Elvandar 5

John Velocci

Joined October 2012

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under the wooden staircase the AGO in Toronto, Canada

Canon EOS 5D Mark III
Canon EF 16-35mm f/4L IS USM
16mm/ƒ/7.1/1/60s/ISO 800
110 views
dedicated to the AGO


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Creation – Photoshop, Poser, Daz
The World As We See It , Or As We Missed It.
FEATURED MEN PHOTOGRAPHERS
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1st place finish in AMAZING CHALLENGE ENTERTAINMENT group challenge May 25 2018

the Art Gallery of Ontario (AGO) (French: Musée des beaux-arts de l’Ontario) is an art museum in Toronto, Ontario, Canada. Its collection includes more than 80,000 works spanning the first century to the present day. The gallery has 45,000 square metres (480,000 sq ft) of physical space, making it one of the largest galleries in North America. Significant collections include the largest collection of Canadian art, an expansive body of works from the Renaissance and the Baroque eras, European art, African and Oceanic art, and a modern and contemporary collection. The photography collection is a large part of the collection, as well as an extensive drawing and prints collection. The museum contains many significant sculptures, such as in the Henry Moore sculpture centre, and represents other forms of art like historic objects, miniatures, frames, books and medieval illuminations, film and video art, graphic art, installations, architecture, and ship models. During the AGO’s history, it has hosted and organized some of the world’s most renowned and significant exhibitions, and continues to do so, to this day.

Since 1974, the gallery has seen four major expansions and renovations, typically considered a high number and unseen by most galleries of the world, and continues to add spaces. The most recent are the Weston Family Learning Centre, which opened in October 2011, and the David Milne Research Centre, which opened in April 2012. Both projects were designed by Hariri Pontarini Architects. Earlier major renovations were designed by noted architects John C. Parkin (1977), Barton Myers and KPMB Architects (1993), and most recently, Frank Gehry (2008).56

In addition to display galleries, the structure houses an extensive library, student spaces, gallery workshop space, artist-in-residence, a high-end restaurant, café, espresso bar, research centre, theatre and lecture hall, Gehry-designed gift shop, and an event space called the Baillie Court, which occupies the entirety of the third floor. The gallery is located in the Downtown Grange Park district, on Dundas Street West between McCaul and Beverley Streets.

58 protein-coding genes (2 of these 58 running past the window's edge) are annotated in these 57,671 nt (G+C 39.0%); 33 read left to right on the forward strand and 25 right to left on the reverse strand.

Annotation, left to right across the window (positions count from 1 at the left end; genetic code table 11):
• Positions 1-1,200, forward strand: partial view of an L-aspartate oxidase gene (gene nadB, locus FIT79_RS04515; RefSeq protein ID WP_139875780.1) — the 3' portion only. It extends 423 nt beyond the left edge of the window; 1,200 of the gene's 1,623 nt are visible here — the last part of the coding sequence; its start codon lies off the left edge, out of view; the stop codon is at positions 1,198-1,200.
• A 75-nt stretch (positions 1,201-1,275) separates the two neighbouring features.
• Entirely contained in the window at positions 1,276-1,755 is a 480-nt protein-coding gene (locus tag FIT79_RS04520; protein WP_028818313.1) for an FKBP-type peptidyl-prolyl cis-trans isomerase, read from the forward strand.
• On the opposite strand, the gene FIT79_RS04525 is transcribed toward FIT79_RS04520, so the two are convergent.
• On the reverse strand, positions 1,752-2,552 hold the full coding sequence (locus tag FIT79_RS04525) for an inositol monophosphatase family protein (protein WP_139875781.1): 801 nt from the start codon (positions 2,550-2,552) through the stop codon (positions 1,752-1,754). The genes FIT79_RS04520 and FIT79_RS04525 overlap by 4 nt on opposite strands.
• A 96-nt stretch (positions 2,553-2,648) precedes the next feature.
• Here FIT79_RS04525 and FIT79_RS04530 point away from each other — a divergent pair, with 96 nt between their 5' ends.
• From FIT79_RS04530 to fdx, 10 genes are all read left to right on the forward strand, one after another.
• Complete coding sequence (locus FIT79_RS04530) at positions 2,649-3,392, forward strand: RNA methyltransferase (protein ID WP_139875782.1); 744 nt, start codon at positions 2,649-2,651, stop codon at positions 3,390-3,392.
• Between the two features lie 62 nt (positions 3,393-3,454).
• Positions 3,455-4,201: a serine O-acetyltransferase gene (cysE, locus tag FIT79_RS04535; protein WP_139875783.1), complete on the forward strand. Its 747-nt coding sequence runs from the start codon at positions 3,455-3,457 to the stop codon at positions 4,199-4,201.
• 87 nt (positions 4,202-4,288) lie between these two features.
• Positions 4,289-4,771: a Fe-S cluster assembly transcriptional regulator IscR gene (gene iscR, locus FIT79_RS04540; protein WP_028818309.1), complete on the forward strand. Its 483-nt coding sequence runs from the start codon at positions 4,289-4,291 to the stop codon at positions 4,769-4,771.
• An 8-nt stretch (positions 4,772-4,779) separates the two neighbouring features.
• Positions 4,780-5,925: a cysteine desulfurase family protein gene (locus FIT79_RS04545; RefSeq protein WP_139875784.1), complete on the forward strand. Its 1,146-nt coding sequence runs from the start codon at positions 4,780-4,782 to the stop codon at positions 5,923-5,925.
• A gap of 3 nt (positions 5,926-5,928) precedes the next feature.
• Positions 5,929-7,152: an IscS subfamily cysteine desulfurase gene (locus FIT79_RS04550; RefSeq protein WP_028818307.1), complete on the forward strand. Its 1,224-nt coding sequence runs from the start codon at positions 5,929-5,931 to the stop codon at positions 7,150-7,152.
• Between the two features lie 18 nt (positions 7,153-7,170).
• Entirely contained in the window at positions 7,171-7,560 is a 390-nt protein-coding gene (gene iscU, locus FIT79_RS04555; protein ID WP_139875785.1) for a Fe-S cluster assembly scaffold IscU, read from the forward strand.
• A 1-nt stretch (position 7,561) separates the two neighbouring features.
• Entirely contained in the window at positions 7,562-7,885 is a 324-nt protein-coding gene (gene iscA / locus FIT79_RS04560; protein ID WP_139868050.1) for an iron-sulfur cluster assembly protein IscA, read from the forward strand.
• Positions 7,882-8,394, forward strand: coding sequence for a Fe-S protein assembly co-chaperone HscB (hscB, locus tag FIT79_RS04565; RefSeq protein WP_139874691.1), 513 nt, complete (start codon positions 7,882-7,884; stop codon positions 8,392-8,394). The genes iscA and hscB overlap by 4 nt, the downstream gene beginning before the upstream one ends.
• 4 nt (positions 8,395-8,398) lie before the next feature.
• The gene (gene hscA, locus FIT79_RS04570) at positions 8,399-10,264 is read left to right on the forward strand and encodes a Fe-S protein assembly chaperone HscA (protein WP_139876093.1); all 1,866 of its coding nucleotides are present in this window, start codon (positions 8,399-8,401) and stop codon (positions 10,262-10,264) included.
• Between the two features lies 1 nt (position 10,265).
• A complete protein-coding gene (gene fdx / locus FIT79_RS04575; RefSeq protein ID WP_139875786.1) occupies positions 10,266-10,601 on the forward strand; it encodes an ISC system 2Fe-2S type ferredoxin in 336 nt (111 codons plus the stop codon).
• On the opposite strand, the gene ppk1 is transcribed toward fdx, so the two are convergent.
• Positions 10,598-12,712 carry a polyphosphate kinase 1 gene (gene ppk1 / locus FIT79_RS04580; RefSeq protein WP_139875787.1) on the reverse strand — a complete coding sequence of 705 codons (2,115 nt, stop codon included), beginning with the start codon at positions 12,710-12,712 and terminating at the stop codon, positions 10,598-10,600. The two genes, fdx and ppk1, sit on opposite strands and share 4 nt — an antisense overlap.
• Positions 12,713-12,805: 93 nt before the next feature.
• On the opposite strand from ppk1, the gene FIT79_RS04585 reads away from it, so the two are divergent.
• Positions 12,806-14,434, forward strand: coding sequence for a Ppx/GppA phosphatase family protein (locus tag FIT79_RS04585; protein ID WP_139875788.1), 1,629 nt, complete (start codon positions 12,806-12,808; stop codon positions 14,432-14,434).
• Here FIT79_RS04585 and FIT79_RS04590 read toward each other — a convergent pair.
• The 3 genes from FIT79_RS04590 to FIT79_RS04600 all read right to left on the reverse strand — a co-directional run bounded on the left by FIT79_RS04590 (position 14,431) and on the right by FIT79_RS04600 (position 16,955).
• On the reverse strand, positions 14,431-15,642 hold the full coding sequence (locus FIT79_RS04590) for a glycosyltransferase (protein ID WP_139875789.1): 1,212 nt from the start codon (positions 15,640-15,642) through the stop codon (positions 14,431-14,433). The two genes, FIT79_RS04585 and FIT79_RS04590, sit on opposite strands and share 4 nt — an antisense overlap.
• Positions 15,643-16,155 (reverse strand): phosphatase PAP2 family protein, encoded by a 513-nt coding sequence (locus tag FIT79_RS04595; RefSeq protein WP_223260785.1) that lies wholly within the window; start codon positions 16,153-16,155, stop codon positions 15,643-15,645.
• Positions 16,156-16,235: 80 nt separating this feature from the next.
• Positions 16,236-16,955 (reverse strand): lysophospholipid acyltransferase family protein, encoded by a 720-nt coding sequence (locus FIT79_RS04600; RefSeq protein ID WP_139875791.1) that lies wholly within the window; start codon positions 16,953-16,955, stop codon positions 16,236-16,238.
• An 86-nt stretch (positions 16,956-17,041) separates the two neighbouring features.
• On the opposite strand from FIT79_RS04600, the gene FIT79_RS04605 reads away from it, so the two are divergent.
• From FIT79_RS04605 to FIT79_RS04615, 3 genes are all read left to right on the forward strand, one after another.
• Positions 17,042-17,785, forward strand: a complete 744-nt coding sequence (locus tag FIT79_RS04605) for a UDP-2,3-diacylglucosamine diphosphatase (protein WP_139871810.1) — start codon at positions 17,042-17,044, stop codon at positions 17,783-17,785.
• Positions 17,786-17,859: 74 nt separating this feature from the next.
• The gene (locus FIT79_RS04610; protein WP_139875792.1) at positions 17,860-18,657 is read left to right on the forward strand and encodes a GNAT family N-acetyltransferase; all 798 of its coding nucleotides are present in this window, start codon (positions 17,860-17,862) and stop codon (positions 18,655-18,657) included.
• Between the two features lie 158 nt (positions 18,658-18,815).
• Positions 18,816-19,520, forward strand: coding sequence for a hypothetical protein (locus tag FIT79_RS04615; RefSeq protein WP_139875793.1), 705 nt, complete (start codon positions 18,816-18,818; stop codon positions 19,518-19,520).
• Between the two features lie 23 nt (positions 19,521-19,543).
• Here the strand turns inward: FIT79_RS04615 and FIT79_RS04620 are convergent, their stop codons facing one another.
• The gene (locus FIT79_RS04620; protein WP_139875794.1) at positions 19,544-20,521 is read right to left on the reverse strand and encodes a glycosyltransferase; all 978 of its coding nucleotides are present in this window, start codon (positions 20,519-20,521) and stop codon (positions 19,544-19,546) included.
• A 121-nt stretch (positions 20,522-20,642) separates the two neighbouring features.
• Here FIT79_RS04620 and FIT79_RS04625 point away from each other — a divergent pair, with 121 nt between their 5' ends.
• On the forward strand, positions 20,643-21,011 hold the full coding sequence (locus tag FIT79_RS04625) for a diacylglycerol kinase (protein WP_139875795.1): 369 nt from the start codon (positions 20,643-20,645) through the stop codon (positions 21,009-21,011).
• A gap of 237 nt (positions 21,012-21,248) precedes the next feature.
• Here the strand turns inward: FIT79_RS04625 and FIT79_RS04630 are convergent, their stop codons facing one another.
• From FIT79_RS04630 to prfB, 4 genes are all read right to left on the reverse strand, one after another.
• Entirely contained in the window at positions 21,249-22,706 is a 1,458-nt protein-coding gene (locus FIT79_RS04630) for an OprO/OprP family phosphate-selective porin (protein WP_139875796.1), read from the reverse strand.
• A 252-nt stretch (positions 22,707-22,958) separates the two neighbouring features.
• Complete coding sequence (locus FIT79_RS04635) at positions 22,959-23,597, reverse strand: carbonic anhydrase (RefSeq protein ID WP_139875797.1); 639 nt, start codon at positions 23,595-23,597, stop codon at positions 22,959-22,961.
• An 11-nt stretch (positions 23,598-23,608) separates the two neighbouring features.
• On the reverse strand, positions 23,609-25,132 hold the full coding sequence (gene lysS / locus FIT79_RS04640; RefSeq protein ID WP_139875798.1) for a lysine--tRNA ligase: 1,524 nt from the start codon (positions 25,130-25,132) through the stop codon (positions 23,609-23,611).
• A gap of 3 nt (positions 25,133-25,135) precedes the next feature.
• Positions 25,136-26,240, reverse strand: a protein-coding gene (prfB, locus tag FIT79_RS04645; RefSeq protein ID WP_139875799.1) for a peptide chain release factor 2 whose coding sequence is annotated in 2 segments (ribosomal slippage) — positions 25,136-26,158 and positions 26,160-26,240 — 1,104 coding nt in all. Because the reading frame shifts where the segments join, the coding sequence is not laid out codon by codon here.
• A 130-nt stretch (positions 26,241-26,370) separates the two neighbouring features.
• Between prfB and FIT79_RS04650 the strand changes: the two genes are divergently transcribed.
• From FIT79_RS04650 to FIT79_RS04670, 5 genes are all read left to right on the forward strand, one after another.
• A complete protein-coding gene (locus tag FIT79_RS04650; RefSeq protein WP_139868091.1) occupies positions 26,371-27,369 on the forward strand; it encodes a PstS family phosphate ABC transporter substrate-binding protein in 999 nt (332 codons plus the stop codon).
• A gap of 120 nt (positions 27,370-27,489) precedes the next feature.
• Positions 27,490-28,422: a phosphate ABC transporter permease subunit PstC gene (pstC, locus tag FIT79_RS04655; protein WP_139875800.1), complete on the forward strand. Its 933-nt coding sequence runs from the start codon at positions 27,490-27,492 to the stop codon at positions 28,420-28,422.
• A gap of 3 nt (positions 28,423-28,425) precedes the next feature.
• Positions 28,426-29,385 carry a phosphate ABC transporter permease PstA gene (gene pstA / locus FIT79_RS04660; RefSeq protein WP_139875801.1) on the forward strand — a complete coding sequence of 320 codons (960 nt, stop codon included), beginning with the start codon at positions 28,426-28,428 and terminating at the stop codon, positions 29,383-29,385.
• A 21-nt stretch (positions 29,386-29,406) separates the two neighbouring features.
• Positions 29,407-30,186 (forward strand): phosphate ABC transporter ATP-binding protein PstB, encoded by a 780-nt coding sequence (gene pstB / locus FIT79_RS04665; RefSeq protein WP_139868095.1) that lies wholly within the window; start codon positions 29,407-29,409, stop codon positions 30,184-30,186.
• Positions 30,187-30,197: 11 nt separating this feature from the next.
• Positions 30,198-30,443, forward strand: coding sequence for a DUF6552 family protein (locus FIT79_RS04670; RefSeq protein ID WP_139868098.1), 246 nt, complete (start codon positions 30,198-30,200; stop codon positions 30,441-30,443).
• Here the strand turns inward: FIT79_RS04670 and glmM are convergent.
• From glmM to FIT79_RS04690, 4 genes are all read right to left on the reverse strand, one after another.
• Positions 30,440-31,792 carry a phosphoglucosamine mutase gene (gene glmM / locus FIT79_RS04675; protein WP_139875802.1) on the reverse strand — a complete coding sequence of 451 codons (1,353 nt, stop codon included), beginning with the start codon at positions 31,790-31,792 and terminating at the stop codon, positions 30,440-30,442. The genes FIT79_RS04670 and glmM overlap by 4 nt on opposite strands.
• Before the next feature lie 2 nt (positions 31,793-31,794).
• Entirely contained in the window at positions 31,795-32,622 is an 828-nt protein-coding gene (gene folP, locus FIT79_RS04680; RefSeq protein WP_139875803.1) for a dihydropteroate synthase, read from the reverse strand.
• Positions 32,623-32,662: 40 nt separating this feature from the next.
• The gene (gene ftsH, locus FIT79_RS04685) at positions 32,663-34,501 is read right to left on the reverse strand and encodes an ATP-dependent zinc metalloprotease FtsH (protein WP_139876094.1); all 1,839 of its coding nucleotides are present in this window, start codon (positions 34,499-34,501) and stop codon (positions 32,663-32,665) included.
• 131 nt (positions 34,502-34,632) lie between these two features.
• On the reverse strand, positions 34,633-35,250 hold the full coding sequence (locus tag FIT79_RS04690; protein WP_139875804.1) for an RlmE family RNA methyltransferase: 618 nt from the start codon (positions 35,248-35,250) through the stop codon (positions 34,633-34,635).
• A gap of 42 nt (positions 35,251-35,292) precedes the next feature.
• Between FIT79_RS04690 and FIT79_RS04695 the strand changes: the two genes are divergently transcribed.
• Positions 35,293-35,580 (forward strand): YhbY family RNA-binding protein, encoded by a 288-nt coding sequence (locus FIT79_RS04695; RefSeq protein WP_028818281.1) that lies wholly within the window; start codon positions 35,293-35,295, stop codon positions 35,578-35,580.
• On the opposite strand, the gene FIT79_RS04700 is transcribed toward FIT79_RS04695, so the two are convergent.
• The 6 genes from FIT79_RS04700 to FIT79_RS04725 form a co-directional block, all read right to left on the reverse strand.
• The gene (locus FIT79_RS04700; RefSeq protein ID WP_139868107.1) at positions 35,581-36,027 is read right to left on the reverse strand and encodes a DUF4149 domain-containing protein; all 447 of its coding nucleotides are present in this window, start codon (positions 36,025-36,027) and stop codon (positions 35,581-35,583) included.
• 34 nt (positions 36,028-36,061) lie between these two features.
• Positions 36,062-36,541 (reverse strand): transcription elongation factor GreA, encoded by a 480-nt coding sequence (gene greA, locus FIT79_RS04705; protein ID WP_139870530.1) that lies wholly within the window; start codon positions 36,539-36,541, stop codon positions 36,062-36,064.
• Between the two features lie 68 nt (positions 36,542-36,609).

The Art Gallery of Ontario is the second most visited art museum in Toronto after the Royal Ontario Museum in 2014.

The museum was founded in 1900 by a group of private citizens, members of the Ontario Society of Artists,7 who incorporated the institution as the Art Museum of Toronto. The Legislative Assembly of Ontario subsequently enacted An Act respecting the Art Museum of Toronto in 1903. The museum was renamed the Art Gallery of Toronto in 1919, and subsequently the Art Gallery of Ontario in 1966.

The current location of the AGO dates to 1910, when Goldwin Smith bequeathed his historic 1817 Georgian manor, the Grange, to the gallery upon his death. In 1911, the museum leased lands to the south of the manor to the City of Toronto in perpetuity so as to create Grange Park. In 1920, the museum also allowed the Ontario College of Art to construct a building on the grounds.

The museum’s first formal exhibitions opened in the Grange in 1913. In 1916, the museum drafted plans to construct a small portion of a new gallery building. Designed by Pearson and Darling in the Beaux-Arts style, excavation of the new facility began in 1916, and the first galleries opened in 1918. Expansion throughout the 20th century added various galleries, culminating in 1993, which left the AGO with 38,400 square metres (413,000 sq ft) of interior space.

The AGO was and continues to be a major supporter of local arts, which have included shows for the Group of Seven, Betty Goodwin, David Milne, and Shary Boyle.

As the institution and its collections grew, major benefactors included Henry Moore, Betty Goodwin, David Blackwood, Harris Henry Fudger, Walter C. Laidlaw, Joey Tanenbaum, George Weston, Frank Porter Wood, Edward Rogers Wood, Ayala Zacks, Ken Thomson, the Massey family, and the Eaton family

Artwork Comments

desktop tablet-landscape content-width tablet-portrait workstream-4-across phone-landscape phone-portrait
desktop tablet-landscape content-width tablet-portrait workstream-4-across phone-landscape phone-portrait

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